Nathaniel Dean had been a merchant in Michigan before coming to Wisconsin in 1842 and establishing a dry goods store on King Street. He is known to have bought land in Blooming Grove as early as 1846, and after 1857 he concentrated on his real estate interests, which amounted to more than 500 acres in the Town of Blooming Grove alone. By 1880 his farm was one of the three big dairy farms in the township, producing wheat, corn and barley and supporting 93 milk cows, 11 cattle and 12 pigs.
In 1847 Dean married Harriet Morrison, who was born in Wisconsin in 1829 and whose family had interests in the Park Hotel on the Capitol Square. They had two children, both of whom died in infancy. The Deans built this lovely country house on Monona Drive and lived in it for about five years before moving back to Madison. Dean was not only a builder of business blocks in the early years of the capital city, he was also a Regent of the University of Wisconsin, its treasurer in 1858, and a State Assemblyman from Dane County. He donated the land across the road from the house for the Blooming Grove Town Hall, erected in 1871.
The Deans were a prominent link between frontier farming and urban development. They symbolize Blooming Grove's early economic and social ties with the City of Madison that bordered and later absorbed much of it.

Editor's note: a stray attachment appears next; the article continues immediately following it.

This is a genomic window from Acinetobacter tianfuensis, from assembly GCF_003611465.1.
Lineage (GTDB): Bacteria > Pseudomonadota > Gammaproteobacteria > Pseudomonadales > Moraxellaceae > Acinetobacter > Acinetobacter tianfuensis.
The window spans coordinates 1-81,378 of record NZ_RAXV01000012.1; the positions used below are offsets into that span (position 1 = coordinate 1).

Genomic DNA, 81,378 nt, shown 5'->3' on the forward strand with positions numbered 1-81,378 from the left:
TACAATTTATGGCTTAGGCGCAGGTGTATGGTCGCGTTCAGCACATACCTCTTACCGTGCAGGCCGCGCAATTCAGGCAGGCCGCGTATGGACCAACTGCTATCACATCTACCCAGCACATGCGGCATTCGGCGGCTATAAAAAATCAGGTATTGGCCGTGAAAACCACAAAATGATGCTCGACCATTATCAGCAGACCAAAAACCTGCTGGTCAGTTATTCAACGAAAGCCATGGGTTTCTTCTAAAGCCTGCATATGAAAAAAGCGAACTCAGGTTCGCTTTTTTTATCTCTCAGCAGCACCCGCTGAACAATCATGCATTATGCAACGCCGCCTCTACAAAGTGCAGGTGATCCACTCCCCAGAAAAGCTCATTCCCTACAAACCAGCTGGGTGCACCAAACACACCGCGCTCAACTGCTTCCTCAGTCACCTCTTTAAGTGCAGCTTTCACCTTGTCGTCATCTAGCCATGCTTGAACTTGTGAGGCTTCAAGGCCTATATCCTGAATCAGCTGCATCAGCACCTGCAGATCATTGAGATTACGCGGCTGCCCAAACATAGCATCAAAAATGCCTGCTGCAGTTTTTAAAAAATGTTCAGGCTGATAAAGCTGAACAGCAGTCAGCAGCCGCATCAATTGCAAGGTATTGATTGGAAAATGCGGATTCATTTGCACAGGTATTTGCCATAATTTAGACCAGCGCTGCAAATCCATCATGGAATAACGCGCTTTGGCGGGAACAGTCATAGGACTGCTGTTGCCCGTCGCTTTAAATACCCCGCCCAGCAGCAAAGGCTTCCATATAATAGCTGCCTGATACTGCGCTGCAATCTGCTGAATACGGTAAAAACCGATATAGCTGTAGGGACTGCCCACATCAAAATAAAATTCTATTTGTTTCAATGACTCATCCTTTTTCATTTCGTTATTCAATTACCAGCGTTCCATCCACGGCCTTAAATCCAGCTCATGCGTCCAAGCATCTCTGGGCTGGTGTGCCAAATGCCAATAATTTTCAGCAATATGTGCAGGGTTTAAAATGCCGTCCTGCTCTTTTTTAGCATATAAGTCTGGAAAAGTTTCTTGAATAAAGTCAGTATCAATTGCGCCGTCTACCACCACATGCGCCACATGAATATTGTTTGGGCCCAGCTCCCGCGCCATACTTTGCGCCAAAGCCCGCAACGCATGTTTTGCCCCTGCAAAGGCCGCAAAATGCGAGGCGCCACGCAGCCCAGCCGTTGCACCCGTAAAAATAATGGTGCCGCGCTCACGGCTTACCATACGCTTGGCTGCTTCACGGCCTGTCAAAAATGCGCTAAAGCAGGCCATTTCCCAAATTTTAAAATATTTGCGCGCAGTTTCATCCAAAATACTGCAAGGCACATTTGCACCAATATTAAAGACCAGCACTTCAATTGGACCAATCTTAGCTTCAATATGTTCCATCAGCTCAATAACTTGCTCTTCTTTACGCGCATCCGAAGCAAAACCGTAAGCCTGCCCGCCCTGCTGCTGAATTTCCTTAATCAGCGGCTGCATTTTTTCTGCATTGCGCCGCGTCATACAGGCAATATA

As you enter the house, you may think you have stepped into the Victorian era (1850-1900). The Dean House caretakers have carefully restored the home and equipped it with furnishings and details appropriate to that time period.
As you pass through the door into the front hallway, you are met with a curving staircase and its handsome walnut banister, which was entirely rebuilt by skilled craftsmen at the time of the restoration. To your right is the elegantly furnished parlor as it would have been kept closed for general use by the family and opened only for "company" on special occasions. To your left is the family living room, with a pump organ, a fainting sofa and a braided rug on the floor. Throughout the house the stunning chandeliers are electrified antique oil lamps, and each room has its own wood stove--not used now because the restoration included heating, lighting, and plumbing to meet current community codes. At present, a large I 0-room doll house reproduction of an even more elegant Victorian residence is on display in the living room. In the adjacent dining room the table is set for 12 diners. A glass-fronted cabinet contains a luxurious display of silver and fine glass pieces. In the kitchen the modern family can empathize with the early day housewife who cooked over the wood-burning range in the heavy iron pots The modern stove, refrigerator, and plumbing are partially concealed. The adjacent pantry room offers a laundry stove with its copper boiler, food preparation space and many storage shelves for utensils, bowls and other equipment, as well as an interesting collection of old-time kitchen gadgets that sometimes task your imagination. The half-hidden modern facilities are used by the Society for various pot-lucks, socials, and special events.